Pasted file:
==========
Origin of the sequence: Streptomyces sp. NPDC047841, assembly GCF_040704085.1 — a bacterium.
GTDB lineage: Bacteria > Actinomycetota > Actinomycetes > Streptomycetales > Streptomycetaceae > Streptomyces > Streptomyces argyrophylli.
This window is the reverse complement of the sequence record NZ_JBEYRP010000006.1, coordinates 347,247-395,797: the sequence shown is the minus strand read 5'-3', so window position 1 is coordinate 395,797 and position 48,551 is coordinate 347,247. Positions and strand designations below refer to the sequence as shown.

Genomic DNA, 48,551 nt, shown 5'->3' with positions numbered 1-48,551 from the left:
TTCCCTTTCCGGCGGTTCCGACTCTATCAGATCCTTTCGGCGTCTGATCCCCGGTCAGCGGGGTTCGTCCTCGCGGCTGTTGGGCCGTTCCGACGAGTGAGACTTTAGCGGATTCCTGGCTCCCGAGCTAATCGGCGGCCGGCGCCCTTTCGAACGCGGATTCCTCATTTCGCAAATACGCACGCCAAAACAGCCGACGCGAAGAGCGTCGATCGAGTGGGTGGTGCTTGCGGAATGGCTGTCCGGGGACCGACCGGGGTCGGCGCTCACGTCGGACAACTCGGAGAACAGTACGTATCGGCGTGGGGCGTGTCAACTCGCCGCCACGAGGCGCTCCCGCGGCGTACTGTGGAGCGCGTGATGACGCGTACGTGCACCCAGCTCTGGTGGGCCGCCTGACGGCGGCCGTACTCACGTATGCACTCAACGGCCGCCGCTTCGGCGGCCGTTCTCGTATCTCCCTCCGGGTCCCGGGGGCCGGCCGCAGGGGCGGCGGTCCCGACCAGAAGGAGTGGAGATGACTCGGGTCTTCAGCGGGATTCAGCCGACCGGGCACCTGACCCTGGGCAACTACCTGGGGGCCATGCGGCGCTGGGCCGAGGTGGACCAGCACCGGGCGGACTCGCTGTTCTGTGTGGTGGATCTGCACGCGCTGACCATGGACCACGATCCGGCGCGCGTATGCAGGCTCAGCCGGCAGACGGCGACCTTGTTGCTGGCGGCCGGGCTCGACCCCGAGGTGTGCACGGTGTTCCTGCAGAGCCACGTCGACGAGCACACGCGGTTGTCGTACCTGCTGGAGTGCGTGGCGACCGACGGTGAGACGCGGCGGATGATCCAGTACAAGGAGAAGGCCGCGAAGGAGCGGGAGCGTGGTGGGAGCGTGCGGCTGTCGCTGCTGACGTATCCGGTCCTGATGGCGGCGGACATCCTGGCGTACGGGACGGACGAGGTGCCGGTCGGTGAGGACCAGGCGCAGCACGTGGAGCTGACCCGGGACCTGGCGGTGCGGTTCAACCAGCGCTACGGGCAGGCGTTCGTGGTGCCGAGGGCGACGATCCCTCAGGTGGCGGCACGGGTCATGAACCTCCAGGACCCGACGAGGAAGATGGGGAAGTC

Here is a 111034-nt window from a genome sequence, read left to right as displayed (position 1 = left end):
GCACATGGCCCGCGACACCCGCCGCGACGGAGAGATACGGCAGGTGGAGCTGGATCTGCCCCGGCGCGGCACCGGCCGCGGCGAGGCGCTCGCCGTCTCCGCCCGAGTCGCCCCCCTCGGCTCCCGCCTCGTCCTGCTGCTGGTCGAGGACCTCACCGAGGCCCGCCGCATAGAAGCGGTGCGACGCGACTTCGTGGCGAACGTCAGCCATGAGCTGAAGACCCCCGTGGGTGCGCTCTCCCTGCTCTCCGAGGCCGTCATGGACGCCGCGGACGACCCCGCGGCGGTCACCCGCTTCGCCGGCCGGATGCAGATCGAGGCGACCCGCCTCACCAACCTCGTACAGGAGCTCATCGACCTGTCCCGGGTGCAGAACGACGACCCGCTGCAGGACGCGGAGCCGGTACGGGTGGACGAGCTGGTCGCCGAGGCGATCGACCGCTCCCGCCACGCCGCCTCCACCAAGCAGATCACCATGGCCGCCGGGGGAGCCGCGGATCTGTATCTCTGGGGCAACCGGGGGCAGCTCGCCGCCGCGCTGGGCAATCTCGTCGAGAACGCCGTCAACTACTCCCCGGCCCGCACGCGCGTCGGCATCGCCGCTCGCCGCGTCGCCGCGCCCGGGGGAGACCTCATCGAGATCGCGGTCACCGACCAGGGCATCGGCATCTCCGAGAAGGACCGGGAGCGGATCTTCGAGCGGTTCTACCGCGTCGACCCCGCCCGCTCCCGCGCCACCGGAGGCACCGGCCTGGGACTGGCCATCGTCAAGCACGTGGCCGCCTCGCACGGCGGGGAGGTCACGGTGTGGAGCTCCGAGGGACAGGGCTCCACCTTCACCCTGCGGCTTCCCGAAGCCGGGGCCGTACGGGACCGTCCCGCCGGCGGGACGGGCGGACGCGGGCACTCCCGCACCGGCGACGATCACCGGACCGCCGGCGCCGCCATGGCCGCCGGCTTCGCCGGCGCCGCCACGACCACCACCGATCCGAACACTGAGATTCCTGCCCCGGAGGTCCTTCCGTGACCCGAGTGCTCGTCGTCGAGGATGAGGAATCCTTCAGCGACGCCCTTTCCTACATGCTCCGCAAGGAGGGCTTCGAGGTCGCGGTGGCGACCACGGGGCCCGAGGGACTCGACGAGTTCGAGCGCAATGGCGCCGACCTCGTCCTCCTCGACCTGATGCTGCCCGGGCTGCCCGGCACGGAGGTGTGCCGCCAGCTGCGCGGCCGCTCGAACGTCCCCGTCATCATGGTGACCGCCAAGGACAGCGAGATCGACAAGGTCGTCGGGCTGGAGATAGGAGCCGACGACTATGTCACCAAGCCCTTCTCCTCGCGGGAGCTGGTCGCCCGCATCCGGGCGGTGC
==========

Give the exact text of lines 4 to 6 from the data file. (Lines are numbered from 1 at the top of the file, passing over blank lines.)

Genomic DNA, 48,551 nt, shown 5'->3' with positions numbered 1-48,551 from the left:
TTCCCTTTCCGGCGGTTCCGACTCTATCAGATCCTTTCGGCGTCTGATCCCCGGTCAGCGGGGTTCGTCCTCGCGGCTGTTGGGCCGTTCCGACGAGTGAGACTTTAGCGGATTCCTGGCTCCCGAGCTAATCGGCGGCCGGCGCCCTTTCGAACGCGGATTCCTCATTTCGCAAATACGCACGCCAAAACAGCCGACGCGAAGAGCGTCGATCGAGTGGGTGGTGCTTGCGGAATGGCTGTCCGGGGACCGACCGGGGTCGGCGCTCACGTCGGACAACTCGGAGAACAGTACGTATCGGCGTGGGGCGTGTCAACTCGCCGCCACGAGGCGCTCCCGCGGCGTACTGTGGAGCGCGTGATGACGCGTACGTGCACCCAGCTCTGGTGGGCCGCCTGACGGCGGCCGTACTCACGTATGCACTCAACGGCCGCCGCTTCGGCGGCCGTTCTCGTATCTCCCTCCGGGTCCCGGGGGCCGGCCGCAGGGGCGGCGGTCCCGACCAGAAGGAGTGGAGATGACTCGGGTCTTCAGCGGGATTCAGCCGACCGGGCACCTGACCCTGGGCAACTACCTGGGGGCCATGCGGCGCTGGGCCGAGGTGGACCAGCACCGGGCGGACTCGCTGTTCTGTGTGGTGGATCTGCACGCGCTGACCATGGACCACGATCCGGCGCGCGTATGCAGGCTCAGCCGGCAGACGGCGACCTTGTTGCTGGCGGCCGGGCTCGACCCCGAGGTGTGCACGGTGTTCCTGCAGAGCCACGTCGACGAGCACACGCGGTTGTCGTACCTGCTGGAGTGCGTGGCGACCGACGGTGAGACGCGGCGGATGATCCAGTACAAGGAGAAGGCCGCGAAGGAGCGGGAGCGTGGTGGGAGCGTGCGGCTGTCGCTGCTGACGTATCCGGTCCTGATGGCGGCGGACATCCTGGCGTACGGGACGGACGAGGTGCCGGTCGGTGAGGACCAGGCGCAGCACGTGGAGCTGACCCGGGACCTGGCGGTGCGGTTCAACCAGCGCTACGGGCAGGCGTTCGTGGTGCCGAGGGCGACGATCCCTCAGGTGGCGGCACGGGTCATGAACCTCCAGGACCCGACGAGGAAGATGGGGAAGTC

Here is a 111034-nt window from a genome sequence, read left to right as displayed (position 1 = left end):